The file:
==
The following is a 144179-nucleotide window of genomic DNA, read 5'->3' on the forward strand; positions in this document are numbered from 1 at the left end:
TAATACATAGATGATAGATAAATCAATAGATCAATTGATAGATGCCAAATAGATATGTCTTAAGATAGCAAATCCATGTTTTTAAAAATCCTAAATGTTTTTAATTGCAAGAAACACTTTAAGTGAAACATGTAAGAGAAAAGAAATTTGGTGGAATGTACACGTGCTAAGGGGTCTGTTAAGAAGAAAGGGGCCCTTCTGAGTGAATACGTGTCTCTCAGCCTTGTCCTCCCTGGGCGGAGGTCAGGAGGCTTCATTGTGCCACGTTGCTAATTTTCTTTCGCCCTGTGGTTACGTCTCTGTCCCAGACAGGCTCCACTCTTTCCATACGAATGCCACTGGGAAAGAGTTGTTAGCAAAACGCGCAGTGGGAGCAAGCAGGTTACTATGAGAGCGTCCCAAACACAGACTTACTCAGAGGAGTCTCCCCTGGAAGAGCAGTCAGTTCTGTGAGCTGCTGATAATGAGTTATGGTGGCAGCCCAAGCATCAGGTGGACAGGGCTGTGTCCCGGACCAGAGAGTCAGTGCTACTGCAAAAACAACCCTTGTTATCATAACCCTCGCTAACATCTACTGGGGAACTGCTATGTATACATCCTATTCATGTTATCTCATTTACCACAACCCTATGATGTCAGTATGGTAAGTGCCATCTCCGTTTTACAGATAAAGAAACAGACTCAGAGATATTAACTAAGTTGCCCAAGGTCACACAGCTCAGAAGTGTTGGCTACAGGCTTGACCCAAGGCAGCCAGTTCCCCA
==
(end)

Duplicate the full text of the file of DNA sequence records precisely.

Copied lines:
The following is a 144179-nucleotide window of genomic DNA, read 5'->3' on the forward strand; positions in this document are numbered from 1 at the left end:
TAATACATAGATGATAGATAAATCAATAGATCAATTGATAGATGCCAAATAGATATGTCTTAAGATAGCAAATCCATGTTTTTAAAAATCCTAAATGTTTTTAATTGCAAGAAACACTTTAAGTGAAACATGTAAGAGAAAAGAAATTTGGTGGAATGTACACGTGCTAAGGGGTCTGTTAAGAAGAAAGGGGCCCTTCTGAGTGAATACGTGTCTCTCAGCCTTGTCCTCCCTGGGCGGAGGTCAGGAGGCTTCATTGTGCCACGTTGCTAATTTTCTTTCGCCCTGTGGTTACGTCTCTGTCCCAGACAGGCTCCACTCTTTCCATACGAATGCCACTGGGAAAGAGTTGTTAGCAAAACGCGCAGTGGGAGCAAGCAGGTTACTATGAGAGCGTCCCAAACACAGACTTACTCAGAGGAGTCTCCCCTGGAAGAGCAGTCAGTTCTGTGAGCTGCTGATAATGAGTTATGGTGGCAGCCCAAGCATCAGGTGGACAGGGCTGTGTCCCGGACCAGAGAGTCAGTGCTACTGCAAAAACAACCCTTGTTATCATAACCCTCGCTAACATCTACTGGGGAACTGCTATGTATACATCCTATTCATGTTATCTCATTTACCACAACCCTATGATGTCAGTATGGTAAGTGCCATCTCCGTTTTACAGATAAAGAAACAGACTCAGAGATATTAACTAAGTTGCCCAAGGTCACACAGCTCAGAAGTGTTGGCTACAGGCTTGACCCAAGGCAGCCAGTTCCCCA